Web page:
Creating Characters

For me personally, and a lot of other writers I know, characters are the number one priority in prose. They are the first step in my plotting because I prefer to think of it as my characters drive the plot, the plot doesn’t happen around my characters. If you need some help in creating characters, and if you’re a visual thinker like me, I have some websites you might want to play around on. They are my go-to when I want to start a new project, even if I don’t have a clear idea. Designing a character will usually lead to me asking questions that help shape my creativity, questions like:

Does this character have a scar? A tattoo? Why did they get it? Are they proud or ashamed of it? Is their feeling towards it based on a cultural tradition? Are they following in the line of that tradition, or against it?

What about their hairstyle? Why is it styled that way? Is it practical for their work? Do they dye it? What do they wear? What colors? What climate are they dressing for? Is their appearance symbolic of something, like their faith or socioeconomic status?

There is a lot of worldbuilding you can do simply by asking questions like these, and the more you can play around and visualize these changes, the better.  Just as a head’s up, these are artistic renderings, with downsides and limitations in different areas of diversity. I will try to outline some that I’ve noticed in each to give the full picture for each link, but none are perfect. Without further ado, let me show you some of my favorite character creators.

This is the first one I found a few years ago. Its style is a bit more anime (it is called the anime avatar creator) but can be pretty versatile. They also have some more seasonal looks, as well as some fandom inspired designs (like Leia’s hair and outfits from Star Wars). I’ve also found that this one is much better for androgynous and nonbinary characters. The page will open like this:

In a more anime style, aspects like eyes, lips, and blush are much more exaggerated than a realistic design. They do have a variety of skin colors too, going into a more fantasy range towards the end if your character is nonhuman.

There are tons of hair options, so much that I couldn’t possibly screenshot all of them. There are nine pages in hair tops alone. Plenty of choices and combinations.

And there are even more ways to style with so many outfit choices, layering abilities, and accessories.

Here are some examples of characters I’ve designed using this website:

This next one is very different.  It’s much better if you’re making fantasy characters, and if your characters are more serious and mature. In certain aspects it’s more realistic, but it has more options for nonhuman than human characteristics. This is not to say that you can’t make human characters, you just might find your options a bit more limited than with the anime avatar creator. I’ve taken to using it more frequently, but I also have been playing around with more fantasy worlds too.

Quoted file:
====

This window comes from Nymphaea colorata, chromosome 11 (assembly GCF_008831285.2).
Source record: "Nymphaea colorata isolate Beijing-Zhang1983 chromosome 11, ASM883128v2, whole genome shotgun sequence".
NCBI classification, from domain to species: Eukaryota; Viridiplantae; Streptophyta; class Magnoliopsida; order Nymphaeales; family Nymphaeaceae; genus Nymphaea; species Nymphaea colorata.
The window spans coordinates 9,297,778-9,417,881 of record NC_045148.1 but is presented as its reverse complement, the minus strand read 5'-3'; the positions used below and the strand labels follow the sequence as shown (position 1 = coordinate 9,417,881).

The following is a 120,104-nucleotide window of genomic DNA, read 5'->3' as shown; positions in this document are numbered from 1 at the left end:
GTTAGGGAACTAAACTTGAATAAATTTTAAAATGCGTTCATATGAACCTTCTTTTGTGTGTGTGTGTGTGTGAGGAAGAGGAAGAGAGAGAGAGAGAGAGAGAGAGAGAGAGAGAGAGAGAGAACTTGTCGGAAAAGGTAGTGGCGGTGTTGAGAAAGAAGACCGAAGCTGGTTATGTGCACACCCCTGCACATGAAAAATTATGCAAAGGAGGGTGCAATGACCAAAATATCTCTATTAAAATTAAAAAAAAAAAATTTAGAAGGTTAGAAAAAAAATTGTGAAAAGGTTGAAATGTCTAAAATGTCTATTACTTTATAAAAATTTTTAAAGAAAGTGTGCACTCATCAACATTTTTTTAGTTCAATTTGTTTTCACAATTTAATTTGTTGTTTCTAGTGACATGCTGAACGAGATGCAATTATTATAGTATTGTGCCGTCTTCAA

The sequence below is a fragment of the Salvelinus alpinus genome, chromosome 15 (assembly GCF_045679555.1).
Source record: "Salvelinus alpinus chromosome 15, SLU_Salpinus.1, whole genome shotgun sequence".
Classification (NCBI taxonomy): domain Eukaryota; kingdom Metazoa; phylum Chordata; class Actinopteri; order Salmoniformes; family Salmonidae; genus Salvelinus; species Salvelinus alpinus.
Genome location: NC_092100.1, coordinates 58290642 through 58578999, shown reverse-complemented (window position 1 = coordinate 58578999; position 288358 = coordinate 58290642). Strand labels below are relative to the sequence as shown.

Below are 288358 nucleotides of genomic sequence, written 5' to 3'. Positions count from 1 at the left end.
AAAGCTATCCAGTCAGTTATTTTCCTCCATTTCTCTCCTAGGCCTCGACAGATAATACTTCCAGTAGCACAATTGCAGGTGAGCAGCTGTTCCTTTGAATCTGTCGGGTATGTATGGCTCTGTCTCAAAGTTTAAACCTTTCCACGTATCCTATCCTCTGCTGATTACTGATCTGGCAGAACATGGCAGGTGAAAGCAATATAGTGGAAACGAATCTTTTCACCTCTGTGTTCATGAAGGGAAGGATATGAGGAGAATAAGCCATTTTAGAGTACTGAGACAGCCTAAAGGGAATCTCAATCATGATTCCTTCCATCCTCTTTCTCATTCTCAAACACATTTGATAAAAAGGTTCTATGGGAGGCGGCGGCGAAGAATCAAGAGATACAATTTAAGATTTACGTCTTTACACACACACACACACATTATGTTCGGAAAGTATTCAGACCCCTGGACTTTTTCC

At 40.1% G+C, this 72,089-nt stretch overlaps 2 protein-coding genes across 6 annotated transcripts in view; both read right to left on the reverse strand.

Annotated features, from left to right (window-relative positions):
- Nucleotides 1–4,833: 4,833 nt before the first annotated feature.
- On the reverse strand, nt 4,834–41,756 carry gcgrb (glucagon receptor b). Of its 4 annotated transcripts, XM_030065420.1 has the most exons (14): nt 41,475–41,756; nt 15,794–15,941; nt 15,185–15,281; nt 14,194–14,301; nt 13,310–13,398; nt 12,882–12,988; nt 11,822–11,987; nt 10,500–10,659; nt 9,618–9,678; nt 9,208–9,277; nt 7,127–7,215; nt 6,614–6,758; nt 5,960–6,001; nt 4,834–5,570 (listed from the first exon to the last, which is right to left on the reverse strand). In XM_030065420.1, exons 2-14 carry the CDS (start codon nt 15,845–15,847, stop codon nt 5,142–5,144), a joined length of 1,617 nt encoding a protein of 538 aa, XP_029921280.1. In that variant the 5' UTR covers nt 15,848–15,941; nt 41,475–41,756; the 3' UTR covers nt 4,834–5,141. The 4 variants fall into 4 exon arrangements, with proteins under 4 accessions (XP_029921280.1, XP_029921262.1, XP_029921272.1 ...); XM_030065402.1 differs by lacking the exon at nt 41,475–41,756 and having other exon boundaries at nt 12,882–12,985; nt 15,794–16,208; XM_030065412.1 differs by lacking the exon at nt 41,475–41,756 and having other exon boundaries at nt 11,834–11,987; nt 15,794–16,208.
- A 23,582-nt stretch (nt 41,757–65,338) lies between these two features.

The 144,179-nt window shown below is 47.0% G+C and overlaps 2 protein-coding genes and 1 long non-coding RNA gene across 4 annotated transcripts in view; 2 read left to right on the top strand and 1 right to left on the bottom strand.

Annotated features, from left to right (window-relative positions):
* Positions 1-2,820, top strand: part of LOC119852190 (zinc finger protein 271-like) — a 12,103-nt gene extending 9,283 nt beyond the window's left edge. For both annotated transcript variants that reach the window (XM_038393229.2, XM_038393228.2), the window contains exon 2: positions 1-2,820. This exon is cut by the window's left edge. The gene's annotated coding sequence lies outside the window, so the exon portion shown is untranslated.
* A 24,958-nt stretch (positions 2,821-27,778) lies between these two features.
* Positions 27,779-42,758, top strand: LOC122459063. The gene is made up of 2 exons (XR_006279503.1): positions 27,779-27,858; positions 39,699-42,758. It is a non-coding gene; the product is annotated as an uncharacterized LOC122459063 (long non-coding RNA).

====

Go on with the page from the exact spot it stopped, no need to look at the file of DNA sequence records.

It will open with a default person, which you will have to click on to open the menus. It will look like this.

This one has makeup options, face marks, tattoos, scars/injuries, and you can adjust some bone structure in the menu to the left of scars. Mustaches and beards are separate, unlike in the last one. Here are the skin color and ear options, which will explain my earlier point about this one being much better for nonhuman characters:

There are plenty more areas to play around with. There are a good amount of hair, clothing (+ armor), and accessory options:

Plus hand gestures that include some magic in them. Here are some more examples from my experiences:

I will say the downfall of both of these is the body type options. They both only have two, one being traditionally feminine and the other traditionally masculine, and both options are a much more toned body with no options for plus-size.

This is a huge downside for the last one I use since it is created with only women in mind (it’s called the “girl maker“). There are two body types again, with one more plus-sized than the other. I have been able to make men using the thinner body type since the chest on that one can be more androgynous, but it is something to keep in mind. I mostly make female-identifying characters so this one mostly works for me. That and the art style is adorable. You might need a browser like chrome to translate the text from Japanese, but it isn’t a difficult layout to figure out with some experimenting.

Credit to the artist, first and foremost (obviously credit to the artists for the other two, but this one is more specifically mentioned).

This is what it will look like. Each tab has the area that it will change highlighted (jaw, cheeks, freckles, etc.) and you can click on the paintbrush to see the different color options, like this for skin, lip, and hair color:

The green check button is to finish your design and the dice is to randomize the avatar, so if you’re completely stuck, you can get a random character and create a backstory for them.

One last time, some examples:

This was a long one, but character design is my favorite part of the writing process. As always I hope these resources help you and I can’t wait to read what you come up with! More to come, so keep checking the website for more writing tools.